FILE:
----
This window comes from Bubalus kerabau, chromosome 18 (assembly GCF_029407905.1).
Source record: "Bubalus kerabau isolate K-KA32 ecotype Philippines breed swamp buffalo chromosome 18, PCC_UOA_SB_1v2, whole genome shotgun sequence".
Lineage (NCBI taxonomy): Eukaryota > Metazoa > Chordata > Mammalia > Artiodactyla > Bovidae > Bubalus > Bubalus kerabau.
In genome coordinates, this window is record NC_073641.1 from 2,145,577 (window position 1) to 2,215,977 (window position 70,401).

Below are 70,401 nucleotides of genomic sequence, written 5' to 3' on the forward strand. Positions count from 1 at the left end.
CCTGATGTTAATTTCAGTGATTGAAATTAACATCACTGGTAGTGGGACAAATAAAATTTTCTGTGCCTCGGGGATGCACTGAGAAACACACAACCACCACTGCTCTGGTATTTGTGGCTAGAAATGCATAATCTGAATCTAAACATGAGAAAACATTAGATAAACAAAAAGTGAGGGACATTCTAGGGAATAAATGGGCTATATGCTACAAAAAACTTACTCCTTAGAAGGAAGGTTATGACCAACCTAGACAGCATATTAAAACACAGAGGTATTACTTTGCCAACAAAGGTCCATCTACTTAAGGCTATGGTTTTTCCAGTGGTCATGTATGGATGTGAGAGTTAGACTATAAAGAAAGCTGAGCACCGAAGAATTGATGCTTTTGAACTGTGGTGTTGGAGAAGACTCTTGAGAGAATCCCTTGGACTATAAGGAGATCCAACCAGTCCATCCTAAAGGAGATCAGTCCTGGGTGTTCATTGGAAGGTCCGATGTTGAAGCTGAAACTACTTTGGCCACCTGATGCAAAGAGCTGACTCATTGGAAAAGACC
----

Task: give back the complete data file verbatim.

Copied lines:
This window comes from Bubalus kerabau, chromosome 18 (assembly GCF_029407905.1).
Source record: "Bubalus kerabau isolate K-KA32 ecotype Philippines breed swamp buffalo chromosome 18, PCC_UOA_SB_1v2, whole genome shotgun sequence".
Lineage (NCBI taxonomy): Eukaryota > Metazoa > Chordata > Mammalia > Artiodactyla > Bovidae > Bubalus > Bubalus kerabau.
In genome coordinates, this window is record NC_073641.1 from 2,145,577 (window position 1) to 2,215,977 (window position 70,401).

Below are 70,401 nucleotides of genomic sequence, written 5' to 3' on the forward strand. Positions count from 1 at the left end.
CCTGATGTTAATTTCAGTGATTGAAATTAACATCACTGGTAGTGGGACAAATAAAATTTTCTGTGCCTCGGGGATGCACTGAGAAACACACAACCACCACTGCTCTGGTATTTGTGGCTAGAAATGCATAATCTGAATCTAAACATGAGAAAACATTAGATAAACAAAAAGTGAGGGACATTCTAGGGAATAAATGGGCTATATGCTACAAAAAACTTACTCCTTAGAAGGAAGGTTATGACCAACCTAGACAGCATATTAAAACACAGAGGTATTACTTTGCCAACAAAGGTCCATCTACTTAAGGCTATGGTTTTTCCAGTGGTCATGTATGGATGTGAGAGTTAGACTATAAAGAAAGCTGAGCACCGAAGAATTGATGCTTTTGAACTGTGGTGTTGGAGAAGACTCTTGAGAGAATCCCTTGGACTATAAGGAGATCCAACCAGTCCATCCTAAAGGAGATCAGTCCTGGGTGTTCATTGGAAGGTCCGATGTTGAAGCTGAAACTACTTTGGCCACCTGATGCAAAGAGCTGACTCATTGGAAAAGACC